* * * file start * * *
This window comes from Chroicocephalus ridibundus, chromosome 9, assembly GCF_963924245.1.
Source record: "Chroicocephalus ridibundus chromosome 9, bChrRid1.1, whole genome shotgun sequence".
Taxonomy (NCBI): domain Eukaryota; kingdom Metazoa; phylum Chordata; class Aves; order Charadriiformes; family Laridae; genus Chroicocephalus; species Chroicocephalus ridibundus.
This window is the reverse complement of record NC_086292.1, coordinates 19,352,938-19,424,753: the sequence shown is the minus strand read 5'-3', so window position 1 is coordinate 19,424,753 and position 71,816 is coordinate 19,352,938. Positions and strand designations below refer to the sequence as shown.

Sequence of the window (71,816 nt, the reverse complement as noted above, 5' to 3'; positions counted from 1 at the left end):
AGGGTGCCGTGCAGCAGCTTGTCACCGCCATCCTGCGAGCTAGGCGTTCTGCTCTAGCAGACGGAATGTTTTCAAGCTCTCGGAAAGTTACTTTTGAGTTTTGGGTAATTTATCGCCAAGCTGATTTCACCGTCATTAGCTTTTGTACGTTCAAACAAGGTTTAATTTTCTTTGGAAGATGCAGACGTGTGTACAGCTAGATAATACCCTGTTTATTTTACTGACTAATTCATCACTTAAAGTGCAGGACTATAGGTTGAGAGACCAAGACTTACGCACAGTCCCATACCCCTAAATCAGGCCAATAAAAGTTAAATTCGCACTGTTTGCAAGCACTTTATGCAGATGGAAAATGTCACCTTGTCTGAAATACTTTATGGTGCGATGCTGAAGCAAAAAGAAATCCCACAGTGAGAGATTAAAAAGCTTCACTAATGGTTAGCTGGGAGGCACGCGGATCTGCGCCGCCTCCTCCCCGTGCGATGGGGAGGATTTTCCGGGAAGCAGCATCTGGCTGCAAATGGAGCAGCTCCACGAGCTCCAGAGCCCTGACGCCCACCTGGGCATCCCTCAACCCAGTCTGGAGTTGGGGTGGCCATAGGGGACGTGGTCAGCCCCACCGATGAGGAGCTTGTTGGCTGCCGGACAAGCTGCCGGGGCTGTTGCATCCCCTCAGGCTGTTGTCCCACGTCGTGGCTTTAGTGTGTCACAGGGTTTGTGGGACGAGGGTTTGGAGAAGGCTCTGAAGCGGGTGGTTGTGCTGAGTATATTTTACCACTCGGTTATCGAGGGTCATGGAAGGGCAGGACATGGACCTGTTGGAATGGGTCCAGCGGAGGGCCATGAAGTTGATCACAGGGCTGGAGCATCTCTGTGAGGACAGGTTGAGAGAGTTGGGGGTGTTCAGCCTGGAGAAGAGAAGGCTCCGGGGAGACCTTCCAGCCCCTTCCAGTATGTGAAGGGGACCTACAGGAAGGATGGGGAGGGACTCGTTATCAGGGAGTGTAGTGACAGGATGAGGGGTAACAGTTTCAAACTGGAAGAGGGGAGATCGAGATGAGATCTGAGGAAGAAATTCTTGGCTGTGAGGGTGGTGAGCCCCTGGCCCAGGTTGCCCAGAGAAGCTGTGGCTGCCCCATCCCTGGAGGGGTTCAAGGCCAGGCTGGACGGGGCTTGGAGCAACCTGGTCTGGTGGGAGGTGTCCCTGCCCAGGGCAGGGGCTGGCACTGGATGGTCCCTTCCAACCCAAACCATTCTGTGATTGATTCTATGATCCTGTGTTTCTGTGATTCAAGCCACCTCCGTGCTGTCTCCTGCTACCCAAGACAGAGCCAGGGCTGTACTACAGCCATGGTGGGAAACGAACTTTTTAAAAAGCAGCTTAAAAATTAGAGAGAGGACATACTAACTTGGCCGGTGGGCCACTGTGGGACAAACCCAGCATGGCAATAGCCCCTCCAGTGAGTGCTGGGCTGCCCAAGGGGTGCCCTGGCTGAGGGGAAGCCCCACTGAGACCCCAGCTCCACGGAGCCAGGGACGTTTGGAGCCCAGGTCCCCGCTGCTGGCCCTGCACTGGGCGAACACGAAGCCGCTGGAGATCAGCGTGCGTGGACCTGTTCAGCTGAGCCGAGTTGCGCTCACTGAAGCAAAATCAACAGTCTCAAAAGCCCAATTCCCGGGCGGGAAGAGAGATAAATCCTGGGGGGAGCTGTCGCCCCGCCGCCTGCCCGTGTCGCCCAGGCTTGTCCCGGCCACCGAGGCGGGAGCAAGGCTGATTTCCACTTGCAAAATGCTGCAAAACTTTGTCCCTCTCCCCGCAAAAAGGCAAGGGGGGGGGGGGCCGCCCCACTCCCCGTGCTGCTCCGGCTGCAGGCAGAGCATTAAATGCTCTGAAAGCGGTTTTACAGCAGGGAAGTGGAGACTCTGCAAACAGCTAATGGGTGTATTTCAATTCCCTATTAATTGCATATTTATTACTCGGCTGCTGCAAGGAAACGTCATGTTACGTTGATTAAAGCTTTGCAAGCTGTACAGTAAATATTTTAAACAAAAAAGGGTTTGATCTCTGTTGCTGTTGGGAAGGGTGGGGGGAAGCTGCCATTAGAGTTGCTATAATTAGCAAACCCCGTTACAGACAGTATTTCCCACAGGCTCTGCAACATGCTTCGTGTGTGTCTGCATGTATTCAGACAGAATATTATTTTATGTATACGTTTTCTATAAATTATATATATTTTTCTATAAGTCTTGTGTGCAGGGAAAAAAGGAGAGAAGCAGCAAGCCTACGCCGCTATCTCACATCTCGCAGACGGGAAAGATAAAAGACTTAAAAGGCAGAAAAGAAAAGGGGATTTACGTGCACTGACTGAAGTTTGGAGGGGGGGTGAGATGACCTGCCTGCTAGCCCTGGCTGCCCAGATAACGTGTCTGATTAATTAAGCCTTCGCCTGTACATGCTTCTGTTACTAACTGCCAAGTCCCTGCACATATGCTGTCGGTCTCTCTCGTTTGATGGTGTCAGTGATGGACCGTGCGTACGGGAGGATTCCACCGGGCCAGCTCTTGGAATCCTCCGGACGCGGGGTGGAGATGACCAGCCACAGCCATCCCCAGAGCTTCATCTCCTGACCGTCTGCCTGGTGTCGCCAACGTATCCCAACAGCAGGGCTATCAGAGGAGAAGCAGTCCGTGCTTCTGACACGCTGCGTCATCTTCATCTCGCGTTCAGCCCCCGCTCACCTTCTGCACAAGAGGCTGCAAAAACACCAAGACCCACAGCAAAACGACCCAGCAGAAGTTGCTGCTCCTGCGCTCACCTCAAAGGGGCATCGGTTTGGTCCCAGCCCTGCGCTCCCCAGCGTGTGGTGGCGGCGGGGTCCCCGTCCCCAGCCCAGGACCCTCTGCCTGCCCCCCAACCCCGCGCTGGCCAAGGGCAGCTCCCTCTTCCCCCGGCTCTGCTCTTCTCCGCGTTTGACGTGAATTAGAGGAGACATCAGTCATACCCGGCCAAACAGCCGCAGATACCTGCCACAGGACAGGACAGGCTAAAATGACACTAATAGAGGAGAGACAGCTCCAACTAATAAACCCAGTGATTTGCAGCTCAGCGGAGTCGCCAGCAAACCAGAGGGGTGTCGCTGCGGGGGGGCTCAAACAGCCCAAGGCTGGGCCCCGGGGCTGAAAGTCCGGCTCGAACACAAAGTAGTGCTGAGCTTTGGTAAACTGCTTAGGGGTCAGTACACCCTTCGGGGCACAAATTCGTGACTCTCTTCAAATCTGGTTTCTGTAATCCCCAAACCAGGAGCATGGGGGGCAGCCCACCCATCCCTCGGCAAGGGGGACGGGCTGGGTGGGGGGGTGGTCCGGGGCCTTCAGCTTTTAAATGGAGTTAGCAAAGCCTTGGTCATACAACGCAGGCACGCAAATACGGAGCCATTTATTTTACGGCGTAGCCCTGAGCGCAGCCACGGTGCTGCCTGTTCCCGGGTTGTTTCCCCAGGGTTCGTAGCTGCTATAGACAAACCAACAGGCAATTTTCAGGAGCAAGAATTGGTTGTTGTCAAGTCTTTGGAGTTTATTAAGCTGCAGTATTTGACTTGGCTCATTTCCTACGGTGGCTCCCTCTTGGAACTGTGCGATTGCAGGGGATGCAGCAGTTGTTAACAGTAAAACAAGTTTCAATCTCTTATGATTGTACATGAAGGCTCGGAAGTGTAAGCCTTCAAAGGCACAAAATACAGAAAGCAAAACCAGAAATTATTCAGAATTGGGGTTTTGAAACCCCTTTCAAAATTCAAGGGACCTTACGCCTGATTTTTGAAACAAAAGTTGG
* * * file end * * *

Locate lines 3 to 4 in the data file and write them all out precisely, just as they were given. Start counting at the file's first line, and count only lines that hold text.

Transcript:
Taxonomy (NCBI): domain Eukaryota; kingdom Metazoa; phylum Chordata; class Aves; order Charadriiformes; family Laridae; genus Chroicocephalus; species Chroicocephalus ridibundus.
This window is the reverse complement of record NC_086292.1, coordinates 19,352,938-19,424,753: the sequence shown is the minus strand read 5'-3', so window position 1 is coordinate 19,424,753 and position 71,816 is coordinate 19,352,938. Positions and strand designations below refer to the sequence as shown.